A Few Important Decrees for NRIs to Follow in Indian Real Estate

Posted by Robbin K on November 5th, 2016

In the recent past, it has been evident that Non Resident Indians (NRI) is showing a lot of interest in buying properties in India. The falling value of rupee in the world market is one of the main reasons for NRIs to invest in the Indian real estate market. Not only that, a chunk of them wish to have a home back here in India due to the emotional connect they have with the country they belong.

When purchasing a property in India, NRIs have to abide by the rules set by the Constitution of India under the Foreign Exchange Management Act (FEMA). According to FEMA, an NRI can own both residential and commercial properties across India and there is no restriction on the number of properties he or she wants to possess. However, the rules restrict NRIs to buy any agricultural land, farm house and plantations in India. An NRI can own such properties, only if gifted or inherited.

The development of NRIs' investment in real estate in India has tempted Indian financial institutions to come forward and fund purchase of properties. NRIs can get in touch with investors to fund their property purchase in India. Owing to high returns on investment in the real estate sector, lenders will be more than happy to fund the purchase. However, all the property papers need to be in place, in order to be considered eligible for the funding. It is always advisable to get the papers verified by a lawyer before proceeding ahead. One need to make sure that there is no pending bill to be paid to the authorities and that the property at no point of time was under mortgage. There is an interesting fact that only graduate NRIs fulfill the criteria to avail home loans in India. According to RBI norms, a financial institution in India can fund up to 80% of the value of the property and the rest has to come from the NRI's personal resources. As banks and other financial institutions in India give housing loan for nri in rupee, it has to be repaid in the same currency. Moreover, since all the transactions should happen via banking channels, repayment has to be done by inward transfers. An NRI can either get the money directly remitted from NRE/NRO account in India, issuing post-dated cheques or through Electronic Clearance Service (ECS).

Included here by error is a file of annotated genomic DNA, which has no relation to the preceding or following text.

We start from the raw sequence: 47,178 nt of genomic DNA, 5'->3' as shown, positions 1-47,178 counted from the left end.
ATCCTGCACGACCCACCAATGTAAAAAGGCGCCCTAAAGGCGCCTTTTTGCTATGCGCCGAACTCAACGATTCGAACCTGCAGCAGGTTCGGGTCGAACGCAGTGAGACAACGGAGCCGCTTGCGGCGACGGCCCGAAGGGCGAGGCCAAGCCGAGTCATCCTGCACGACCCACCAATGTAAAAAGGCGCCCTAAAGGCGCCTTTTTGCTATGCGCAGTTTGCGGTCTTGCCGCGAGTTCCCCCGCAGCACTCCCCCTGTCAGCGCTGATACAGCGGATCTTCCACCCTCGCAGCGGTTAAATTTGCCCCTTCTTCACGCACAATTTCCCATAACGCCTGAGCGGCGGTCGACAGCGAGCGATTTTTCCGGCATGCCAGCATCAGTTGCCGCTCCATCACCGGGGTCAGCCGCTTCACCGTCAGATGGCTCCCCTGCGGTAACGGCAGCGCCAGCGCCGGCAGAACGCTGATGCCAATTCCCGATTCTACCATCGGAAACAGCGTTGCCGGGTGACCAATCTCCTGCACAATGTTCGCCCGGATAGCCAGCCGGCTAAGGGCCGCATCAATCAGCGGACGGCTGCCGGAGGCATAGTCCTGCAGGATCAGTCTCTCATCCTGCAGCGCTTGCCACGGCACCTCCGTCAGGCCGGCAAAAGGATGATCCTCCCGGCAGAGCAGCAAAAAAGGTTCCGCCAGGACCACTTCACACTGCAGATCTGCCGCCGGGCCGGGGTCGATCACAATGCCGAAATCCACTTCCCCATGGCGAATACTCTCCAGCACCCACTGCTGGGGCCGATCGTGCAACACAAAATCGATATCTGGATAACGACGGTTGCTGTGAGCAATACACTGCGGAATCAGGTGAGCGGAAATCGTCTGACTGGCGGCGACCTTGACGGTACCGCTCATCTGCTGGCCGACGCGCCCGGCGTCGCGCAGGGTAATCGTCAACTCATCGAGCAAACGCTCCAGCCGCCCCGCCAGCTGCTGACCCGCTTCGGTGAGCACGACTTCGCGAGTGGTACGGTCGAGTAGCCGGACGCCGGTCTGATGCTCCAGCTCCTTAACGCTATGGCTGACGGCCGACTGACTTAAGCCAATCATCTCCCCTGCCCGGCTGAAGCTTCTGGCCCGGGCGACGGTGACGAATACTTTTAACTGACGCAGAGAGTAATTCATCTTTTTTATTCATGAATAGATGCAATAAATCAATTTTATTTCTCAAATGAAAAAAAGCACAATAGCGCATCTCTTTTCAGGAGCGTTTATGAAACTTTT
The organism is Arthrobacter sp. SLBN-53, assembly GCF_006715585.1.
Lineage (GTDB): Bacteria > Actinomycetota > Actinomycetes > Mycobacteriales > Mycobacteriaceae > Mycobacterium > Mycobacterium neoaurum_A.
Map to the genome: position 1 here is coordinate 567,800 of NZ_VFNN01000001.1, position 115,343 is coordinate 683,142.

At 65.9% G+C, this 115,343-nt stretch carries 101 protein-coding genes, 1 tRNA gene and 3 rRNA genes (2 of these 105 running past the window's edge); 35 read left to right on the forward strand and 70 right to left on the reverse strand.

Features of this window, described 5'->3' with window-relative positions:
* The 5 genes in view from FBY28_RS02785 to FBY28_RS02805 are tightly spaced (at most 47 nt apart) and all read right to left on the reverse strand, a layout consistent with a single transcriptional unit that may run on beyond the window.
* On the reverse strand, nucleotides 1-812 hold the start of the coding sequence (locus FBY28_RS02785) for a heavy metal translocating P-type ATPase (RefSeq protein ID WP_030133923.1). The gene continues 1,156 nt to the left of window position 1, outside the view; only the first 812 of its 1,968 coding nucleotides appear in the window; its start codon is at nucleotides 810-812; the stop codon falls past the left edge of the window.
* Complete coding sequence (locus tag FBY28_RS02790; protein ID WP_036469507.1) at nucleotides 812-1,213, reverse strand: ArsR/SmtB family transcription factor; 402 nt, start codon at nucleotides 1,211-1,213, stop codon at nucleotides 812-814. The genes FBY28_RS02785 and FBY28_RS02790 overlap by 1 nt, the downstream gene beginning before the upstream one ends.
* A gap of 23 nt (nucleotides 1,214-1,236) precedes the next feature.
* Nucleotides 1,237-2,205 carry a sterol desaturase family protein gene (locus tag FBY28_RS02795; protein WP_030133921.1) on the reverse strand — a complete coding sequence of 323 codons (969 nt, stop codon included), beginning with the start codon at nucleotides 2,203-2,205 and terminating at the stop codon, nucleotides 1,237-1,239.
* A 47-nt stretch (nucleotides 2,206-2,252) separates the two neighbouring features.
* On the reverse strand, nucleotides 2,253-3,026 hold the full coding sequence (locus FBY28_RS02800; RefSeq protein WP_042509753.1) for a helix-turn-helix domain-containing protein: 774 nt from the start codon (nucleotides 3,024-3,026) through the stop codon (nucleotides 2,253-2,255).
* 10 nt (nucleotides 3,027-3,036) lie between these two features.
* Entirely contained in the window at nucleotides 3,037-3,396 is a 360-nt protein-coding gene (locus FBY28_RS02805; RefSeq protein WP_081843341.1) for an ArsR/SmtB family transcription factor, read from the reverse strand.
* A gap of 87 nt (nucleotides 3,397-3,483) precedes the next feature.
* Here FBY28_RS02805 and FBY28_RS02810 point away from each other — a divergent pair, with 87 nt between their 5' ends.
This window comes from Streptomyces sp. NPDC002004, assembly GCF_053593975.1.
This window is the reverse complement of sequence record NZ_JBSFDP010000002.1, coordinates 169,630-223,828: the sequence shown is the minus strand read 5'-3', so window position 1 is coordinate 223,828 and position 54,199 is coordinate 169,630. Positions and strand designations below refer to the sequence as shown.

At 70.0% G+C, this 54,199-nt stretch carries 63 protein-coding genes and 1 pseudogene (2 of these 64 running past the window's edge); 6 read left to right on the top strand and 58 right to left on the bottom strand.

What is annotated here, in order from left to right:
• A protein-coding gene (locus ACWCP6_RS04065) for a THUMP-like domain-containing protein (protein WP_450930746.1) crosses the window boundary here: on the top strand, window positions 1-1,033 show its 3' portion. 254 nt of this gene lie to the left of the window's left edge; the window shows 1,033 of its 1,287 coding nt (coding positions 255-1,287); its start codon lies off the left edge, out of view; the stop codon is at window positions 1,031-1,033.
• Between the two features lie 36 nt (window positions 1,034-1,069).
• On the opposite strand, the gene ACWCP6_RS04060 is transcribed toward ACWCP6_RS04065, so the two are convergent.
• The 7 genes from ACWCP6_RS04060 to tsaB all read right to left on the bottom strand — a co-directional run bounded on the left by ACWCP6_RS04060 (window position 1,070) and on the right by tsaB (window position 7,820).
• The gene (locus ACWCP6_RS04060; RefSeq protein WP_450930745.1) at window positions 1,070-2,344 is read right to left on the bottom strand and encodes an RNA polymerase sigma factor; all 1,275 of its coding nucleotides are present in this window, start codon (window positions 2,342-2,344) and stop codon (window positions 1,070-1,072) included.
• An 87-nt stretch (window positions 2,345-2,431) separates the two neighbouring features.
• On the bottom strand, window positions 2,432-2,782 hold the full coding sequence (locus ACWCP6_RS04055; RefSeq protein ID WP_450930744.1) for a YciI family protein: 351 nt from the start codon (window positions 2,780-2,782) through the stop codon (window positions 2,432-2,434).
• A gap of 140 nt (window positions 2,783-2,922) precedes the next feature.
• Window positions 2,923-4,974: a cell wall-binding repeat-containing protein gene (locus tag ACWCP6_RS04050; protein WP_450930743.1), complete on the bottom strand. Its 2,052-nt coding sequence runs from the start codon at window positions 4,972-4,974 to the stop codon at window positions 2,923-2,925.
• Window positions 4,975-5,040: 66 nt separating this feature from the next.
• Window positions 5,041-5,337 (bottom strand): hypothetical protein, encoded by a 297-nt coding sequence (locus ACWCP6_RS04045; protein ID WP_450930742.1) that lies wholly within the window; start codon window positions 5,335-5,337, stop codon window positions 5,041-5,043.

An NRI may be asked to furnish a Power of Attorney (PoA) by the developer favouring them, in case of buying an under construction property. This makes the documentation work swift and easier. It can be given to implement any contract, mortgage, lease or even sale. So, before issuing the PoA, it is always important to consult with a professional lawyer. Giving the PoA to a resident Indian can come as a great help for NRIs in the time of disposing the property, as the resident Indian will be able act on behalf of the owner to complete the formalities like registration, possession, execution of agreement of sale and so on.

Going by the FEMA rules, an NRI can sell any residential or commercial property to any Indian in the world, which had been bought or inherited. However, in case of inherited agricultural properties, plantations or farm house, an NRI should look for a resident Indian to buy it. Apart from the FEMA rules, there are a few specific guidelines from RBI on repatriation of sale that need to be followed while selling off a property in India. According to the set of rules, if anyone wants to repatriate, it needs to come in foreign currency from an overseas bank account, NRE or FCNR account. The other condition for repatriation is that it cannot exceed the foreign exchange amount paid via banking channels, while purchasing the property. It has also to be kept in mind that an NRI cannot repatriate for more than two properties.

[Source: http://ezinearticles.com/?A-Few-Important-Decrees-for-NRIs-to-Follow-in-Indian-Real-Estate&id=9198452]

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Robbin K

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Robbin K
Joined: June 28th, 2016
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